The Anonymous Widower

The Steps At Dalston Junction Station

Dalston Junction is a four-platform station and these are the only stairs at the station.

I think the design is excellent.

  • They serve all four platforms, so you can’t go the wrong way!
  • They are very wide, so have a high capacity.
  • There are effectively four handrails for those like me, who want or need to hold on.
  • Fit travellers who can lift their case, can use the stairs.
  • There is a landing half-way up.
  • The stairs are well-lit.
  • in 2017-2018, the stairs handled nearly six million passengers.
  • The small number of interchange passengers don’t need to use the stairs and walk between platforms on the level.
  • The steps are Transport for London’s typical low-slip design.
  • At the bottom of the staircase, there is a wide landing area with two train information displays and a 20-30 metre walks to the four platforms.
  • At the top of the staircase there is a wide lobby, with the wide gate-line in front of passengers coming up the stairs.
  • There is usually, a member of the station staff watching the passenger flows and answering any questions.

But above all there is a single lift about ten-twenty metres from the stairs, so avoiding the stairs is easy and obvious.

I have seen few stairs in stations as well-designed as these.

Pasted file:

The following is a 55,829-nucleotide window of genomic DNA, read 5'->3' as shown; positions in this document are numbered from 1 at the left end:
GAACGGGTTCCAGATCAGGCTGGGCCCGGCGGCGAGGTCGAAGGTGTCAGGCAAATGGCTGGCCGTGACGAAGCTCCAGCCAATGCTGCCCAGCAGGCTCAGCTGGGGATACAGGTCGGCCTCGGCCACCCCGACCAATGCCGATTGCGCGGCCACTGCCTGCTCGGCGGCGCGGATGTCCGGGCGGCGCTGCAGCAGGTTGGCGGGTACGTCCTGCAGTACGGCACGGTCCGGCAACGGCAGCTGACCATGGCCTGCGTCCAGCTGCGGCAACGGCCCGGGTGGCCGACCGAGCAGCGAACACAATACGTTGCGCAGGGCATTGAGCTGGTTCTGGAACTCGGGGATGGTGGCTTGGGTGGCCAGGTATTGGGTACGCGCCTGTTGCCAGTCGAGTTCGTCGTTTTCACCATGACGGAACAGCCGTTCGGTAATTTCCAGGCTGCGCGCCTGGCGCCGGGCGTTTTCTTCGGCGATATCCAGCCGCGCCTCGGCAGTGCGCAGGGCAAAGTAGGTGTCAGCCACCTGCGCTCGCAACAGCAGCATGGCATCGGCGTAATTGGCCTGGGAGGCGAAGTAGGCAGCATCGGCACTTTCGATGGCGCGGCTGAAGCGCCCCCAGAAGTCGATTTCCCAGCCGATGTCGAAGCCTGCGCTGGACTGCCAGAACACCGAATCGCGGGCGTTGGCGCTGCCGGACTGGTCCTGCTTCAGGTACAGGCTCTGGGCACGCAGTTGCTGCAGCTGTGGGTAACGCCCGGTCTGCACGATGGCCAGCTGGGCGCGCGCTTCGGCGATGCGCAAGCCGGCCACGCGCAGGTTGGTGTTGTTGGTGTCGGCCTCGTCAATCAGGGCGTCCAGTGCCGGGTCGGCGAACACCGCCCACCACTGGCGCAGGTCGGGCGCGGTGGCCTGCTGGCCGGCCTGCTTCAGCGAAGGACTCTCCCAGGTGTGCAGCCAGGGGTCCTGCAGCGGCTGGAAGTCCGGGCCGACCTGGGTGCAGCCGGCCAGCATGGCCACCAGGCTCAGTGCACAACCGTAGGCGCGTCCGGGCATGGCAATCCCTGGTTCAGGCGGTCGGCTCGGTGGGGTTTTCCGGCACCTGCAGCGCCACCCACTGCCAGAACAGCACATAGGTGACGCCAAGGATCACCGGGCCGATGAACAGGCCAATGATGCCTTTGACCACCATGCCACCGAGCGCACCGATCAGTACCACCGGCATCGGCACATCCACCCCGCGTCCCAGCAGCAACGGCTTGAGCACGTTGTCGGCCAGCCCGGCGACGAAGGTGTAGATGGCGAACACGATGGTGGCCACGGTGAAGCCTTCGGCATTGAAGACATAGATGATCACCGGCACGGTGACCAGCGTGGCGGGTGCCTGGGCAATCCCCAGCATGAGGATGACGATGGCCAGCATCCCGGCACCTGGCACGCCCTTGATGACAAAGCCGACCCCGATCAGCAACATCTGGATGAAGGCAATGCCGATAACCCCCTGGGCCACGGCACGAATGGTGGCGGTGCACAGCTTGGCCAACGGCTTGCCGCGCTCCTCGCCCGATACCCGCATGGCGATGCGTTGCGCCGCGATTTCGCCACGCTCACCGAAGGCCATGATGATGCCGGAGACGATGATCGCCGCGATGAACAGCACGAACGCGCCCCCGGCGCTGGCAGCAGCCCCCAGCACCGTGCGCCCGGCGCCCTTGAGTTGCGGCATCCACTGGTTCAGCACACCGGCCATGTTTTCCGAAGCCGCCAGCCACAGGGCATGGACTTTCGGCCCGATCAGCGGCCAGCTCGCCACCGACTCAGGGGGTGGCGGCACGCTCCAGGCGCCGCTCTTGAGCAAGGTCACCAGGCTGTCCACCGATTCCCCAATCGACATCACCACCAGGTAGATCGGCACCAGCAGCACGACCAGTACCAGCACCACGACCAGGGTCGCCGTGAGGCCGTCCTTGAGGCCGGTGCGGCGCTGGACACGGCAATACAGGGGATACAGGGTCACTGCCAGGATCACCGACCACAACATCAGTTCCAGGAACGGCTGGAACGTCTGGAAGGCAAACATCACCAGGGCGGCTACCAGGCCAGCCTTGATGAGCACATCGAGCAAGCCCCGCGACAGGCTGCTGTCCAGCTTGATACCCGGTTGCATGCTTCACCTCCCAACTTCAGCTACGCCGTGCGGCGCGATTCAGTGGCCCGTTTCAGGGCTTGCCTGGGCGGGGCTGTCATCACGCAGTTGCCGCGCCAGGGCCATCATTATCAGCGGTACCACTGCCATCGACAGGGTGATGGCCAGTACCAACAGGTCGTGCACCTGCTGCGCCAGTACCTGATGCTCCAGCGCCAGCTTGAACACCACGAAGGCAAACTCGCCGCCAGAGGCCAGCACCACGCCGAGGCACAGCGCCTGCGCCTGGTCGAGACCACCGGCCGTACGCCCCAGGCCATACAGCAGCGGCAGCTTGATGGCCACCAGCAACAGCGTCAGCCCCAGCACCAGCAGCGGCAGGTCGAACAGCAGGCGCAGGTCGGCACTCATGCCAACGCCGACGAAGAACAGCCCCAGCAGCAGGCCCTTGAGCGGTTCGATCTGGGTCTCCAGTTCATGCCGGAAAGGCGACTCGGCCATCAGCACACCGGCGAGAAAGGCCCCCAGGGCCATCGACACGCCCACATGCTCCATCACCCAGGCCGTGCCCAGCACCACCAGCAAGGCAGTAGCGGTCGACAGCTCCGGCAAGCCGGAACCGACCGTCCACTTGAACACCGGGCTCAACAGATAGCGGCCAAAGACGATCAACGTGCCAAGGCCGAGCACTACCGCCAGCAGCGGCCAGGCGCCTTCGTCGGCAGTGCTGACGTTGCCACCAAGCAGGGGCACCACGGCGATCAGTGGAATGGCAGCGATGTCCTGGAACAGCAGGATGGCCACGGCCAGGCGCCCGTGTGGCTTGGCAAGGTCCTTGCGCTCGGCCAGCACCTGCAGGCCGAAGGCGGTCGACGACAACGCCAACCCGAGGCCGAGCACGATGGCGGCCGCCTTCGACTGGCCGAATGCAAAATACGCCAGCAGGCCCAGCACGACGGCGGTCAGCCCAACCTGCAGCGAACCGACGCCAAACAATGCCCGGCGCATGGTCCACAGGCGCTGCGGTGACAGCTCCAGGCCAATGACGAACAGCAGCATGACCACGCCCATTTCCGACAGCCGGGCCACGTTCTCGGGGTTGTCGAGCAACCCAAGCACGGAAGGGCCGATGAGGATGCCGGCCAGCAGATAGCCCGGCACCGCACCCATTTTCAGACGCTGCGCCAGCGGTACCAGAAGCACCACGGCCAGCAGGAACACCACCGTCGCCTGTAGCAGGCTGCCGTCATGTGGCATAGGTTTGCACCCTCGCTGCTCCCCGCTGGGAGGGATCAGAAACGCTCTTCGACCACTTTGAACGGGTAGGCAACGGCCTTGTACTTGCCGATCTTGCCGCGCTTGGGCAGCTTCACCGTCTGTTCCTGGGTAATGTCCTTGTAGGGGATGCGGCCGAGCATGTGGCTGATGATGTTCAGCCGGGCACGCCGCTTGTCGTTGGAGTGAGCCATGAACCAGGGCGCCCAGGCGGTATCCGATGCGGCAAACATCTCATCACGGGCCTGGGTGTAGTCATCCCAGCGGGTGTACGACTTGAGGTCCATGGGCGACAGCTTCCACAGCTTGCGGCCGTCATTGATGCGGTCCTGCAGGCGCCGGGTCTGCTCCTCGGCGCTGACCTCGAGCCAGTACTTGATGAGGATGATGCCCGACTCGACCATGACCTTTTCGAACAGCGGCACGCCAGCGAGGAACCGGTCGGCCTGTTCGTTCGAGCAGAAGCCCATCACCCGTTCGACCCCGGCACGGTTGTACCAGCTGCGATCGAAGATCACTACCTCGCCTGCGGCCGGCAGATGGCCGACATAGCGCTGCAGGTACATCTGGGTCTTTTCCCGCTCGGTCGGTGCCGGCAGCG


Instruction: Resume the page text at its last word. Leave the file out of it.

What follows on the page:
A few more general observations.

Wide Stairs With A Double Rail In the Middle

This design of stairs is being increasingly seen in London and around Europe.

In Stairs And A Lift At Cannon Street Station, I show a similar installation.

But there are loads like this monstrosity at Bethnal Green station in Before Overground – Stairs Not Fit For Purpose.

How many stations could be improved by widening the staircase?

Probably quite a few, but many staircases are constrained within solid walls.

Handrails

Transport for London generally use round and easy-to-grip handrails.

These are the best I’ve seen, which are on the Amsterdam Metro.

Some on British Rail-era stations are big and square and must be difficult for those with small or frail hands.

An Obvious Lift

At Dalston Junction, the lift is obvious as you approach the stairs.

But in some stations, the lifts are at the other end of the platform.

The Greenford Solution

These pictures show the solution at Greenford station.

Note.

  1. There is an up-escalator.
  2. A staircase,which is as wide as possible.
  3. There are three handrails with a low rail for those who prefer it.
  4. There is an inclined lift, which saves space.

I think we’ll see more step-free installations of this style.

Safety